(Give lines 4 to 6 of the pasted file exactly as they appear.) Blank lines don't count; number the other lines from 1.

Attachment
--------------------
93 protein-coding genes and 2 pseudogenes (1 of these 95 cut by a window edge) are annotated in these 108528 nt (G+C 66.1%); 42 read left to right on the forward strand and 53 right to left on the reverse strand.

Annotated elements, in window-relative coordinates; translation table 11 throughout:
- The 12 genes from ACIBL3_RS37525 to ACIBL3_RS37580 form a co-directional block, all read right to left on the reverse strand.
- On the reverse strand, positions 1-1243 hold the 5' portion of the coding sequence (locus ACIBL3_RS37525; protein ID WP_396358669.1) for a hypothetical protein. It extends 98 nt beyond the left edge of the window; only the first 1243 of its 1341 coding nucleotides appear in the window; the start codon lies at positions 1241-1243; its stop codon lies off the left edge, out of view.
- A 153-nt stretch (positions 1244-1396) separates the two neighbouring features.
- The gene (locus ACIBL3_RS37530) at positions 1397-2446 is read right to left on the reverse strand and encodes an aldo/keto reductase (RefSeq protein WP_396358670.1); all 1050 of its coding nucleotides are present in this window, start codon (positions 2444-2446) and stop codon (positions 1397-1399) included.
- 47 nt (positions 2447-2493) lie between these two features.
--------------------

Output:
- On the reverse strand, positions 1-1243 hold the 5' portion of the coding sequence (locus ACIBL3_RS37525; protein ID WP_396358669.1) for a hypothetical protein. It extends 98 nt beyond the left edge of the window; only the first 1243 of its 1341 coding nucleotides appear in the window; the start codon lies at positions 1241-1243; its stop codon lies off the left edge, out of view.
- A 153-nt stretch (positions 1244-1396) separates the two neighbouring features.
- The gene (locus ACIBL3_RS37530) at positions 1397-2446 is read right to left on the reverse strand and encodes an aldo/keto reductase (RefSeq protein WP_396358670.1); all 1050 of its coding nucleotides are present in this window, start codon (positions 2444-2446) and stop codon (positions 1397-1399) included.